Step 1: Identify the leak:
Put on a pair of rubber gloves and use a dye test tube inject dye around the area where you suspect the leak. You can lay on the deck and reach right down to the return fitting and squeeze small drops of dye around the edge of the fitting.
Note, you might want to use a brush first to be sure there isn’t algae, dirt or debris clogging the potential leak. Because it’s pulling in water, it might have pulled in dirt too, so give it a quick scrub to make sure it’s cleared and the leak is identifiable.
When you see the drops of dye being pulled into the leak, you’ll know where to put the putty.
2. 2 Part Epoxy mixing:
This is easy, but always refer to the manufacturers instructions on the product. With your hands, mix together the 2-part epoxy into a snake. Roll it into a strand for easy application.
Note, you’ll typically have 20 minutes before it’s become too malleable to use. You realistically won’t need that amount of time, but don’t start the project and take a phone call, get it done once you begin.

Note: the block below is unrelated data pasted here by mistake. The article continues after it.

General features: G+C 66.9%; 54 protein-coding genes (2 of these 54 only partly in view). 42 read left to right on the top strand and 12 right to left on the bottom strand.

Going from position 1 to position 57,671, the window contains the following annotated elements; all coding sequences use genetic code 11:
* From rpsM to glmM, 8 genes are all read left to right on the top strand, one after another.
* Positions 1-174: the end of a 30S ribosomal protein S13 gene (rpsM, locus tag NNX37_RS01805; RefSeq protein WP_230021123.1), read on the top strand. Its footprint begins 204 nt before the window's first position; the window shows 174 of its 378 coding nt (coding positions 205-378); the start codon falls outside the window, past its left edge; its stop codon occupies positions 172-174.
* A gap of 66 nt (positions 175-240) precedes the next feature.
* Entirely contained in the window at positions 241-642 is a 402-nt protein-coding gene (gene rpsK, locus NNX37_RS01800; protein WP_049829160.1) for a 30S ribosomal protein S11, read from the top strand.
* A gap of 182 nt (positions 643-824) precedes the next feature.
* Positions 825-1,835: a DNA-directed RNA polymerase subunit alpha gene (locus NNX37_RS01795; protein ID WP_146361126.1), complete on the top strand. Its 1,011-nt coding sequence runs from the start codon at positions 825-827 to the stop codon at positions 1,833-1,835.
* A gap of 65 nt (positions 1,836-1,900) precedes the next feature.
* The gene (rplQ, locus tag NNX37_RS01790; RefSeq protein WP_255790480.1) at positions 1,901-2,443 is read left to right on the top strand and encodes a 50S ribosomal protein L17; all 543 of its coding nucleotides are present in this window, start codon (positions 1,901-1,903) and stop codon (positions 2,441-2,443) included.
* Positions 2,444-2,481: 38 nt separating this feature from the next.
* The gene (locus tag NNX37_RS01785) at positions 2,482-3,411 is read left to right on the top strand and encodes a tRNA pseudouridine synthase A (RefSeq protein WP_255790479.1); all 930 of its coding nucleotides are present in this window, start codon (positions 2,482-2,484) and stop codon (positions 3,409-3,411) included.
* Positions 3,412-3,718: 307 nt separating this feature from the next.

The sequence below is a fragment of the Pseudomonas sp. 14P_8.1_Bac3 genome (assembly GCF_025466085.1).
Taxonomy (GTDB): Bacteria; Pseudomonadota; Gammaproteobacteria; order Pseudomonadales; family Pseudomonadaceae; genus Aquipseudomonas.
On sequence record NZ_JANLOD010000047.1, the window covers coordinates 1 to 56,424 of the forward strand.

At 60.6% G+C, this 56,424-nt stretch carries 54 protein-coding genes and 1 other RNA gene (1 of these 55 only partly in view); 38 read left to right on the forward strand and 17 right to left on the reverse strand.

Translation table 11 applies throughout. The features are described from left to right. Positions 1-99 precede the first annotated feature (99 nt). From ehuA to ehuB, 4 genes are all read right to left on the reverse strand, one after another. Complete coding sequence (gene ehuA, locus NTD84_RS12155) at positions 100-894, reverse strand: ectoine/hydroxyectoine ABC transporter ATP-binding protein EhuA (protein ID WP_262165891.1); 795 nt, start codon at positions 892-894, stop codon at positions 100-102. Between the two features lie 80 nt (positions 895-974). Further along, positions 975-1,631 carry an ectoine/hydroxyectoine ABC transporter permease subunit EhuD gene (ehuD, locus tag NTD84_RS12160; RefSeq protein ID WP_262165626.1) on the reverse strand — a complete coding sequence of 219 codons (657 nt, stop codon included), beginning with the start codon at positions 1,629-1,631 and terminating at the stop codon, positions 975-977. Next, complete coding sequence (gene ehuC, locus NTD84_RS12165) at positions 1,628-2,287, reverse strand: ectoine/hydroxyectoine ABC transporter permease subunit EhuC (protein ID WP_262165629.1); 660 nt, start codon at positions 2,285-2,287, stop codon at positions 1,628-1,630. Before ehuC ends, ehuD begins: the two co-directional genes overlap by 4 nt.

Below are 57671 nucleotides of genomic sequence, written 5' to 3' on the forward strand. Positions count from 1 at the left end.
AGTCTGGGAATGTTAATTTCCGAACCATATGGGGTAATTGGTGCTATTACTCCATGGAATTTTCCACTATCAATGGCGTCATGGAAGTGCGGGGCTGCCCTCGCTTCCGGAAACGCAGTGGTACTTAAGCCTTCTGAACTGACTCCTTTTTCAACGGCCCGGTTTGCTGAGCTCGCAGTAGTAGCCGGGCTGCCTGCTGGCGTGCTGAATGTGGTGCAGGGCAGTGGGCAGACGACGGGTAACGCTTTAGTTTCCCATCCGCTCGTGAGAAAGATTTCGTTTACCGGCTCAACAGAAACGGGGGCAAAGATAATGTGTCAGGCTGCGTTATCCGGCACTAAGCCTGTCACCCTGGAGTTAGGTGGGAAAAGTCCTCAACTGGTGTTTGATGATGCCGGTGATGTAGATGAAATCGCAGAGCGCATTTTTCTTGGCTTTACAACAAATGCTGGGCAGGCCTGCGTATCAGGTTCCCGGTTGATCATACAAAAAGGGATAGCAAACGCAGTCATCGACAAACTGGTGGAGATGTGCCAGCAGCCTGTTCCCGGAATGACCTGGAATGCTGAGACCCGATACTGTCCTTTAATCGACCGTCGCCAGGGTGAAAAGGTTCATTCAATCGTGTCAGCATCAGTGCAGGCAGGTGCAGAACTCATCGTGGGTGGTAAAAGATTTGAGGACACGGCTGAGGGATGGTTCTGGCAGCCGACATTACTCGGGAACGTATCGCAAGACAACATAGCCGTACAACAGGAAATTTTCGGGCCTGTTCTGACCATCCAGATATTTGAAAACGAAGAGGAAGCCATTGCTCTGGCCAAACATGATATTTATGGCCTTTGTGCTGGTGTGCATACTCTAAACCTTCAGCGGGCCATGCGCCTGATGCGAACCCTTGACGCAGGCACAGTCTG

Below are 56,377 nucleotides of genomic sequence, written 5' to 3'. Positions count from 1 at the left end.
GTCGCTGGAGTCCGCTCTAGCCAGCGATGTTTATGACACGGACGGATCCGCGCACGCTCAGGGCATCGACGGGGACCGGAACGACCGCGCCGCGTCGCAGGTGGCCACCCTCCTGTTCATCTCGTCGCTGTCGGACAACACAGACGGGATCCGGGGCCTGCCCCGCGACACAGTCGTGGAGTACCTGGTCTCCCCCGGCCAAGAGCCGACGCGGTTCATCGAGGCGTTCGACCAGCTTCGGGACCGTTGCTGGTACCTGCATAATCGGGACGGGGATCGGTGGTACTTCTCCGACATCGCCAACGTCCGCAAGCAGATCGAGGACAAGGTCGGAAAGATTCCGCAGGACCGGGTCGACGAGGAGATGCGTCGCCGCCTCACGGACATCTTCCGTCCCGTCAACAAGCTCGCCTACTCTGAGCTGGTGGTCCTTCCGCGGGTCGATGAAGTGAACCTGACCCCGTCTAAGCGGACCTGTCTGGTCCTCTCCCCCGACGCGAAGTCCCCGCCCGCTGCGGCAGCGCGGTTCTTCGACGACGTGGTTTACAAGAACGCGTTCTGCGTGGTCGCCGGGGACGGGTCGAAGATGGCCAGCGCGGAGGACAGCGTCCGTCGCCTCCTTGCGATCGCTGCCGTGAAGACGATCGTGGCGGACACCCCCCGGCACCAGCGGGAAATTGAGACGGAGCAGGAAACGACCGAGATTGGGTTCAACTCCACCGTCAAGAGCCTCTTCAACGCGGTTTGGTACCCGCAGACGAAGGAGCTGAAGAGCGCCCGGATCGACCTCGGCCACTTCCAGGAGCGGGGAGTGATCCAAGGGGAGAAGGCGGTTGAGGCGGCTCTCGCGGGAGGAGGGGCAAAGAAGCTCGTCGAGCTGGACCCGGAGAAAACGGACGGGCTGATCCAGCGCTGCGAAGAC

3. Ready to test again:
Once the epoxy has been used to fill the area of the leak, give it a little while to settle in and perform another dye test. If it isn’t pulling dye in, the leak has stopped and you’re ready to swim, stress free!
if the area where you’re testing for a leak is further down than you can comfortably reach, use a pair of goggles and get into the pool. You can also use a telescopic mirror to get eyes on it. You can test all the return fittings and plastics that come through the pool wall. Each potential leak can be repaired the same way with a little ingenuity.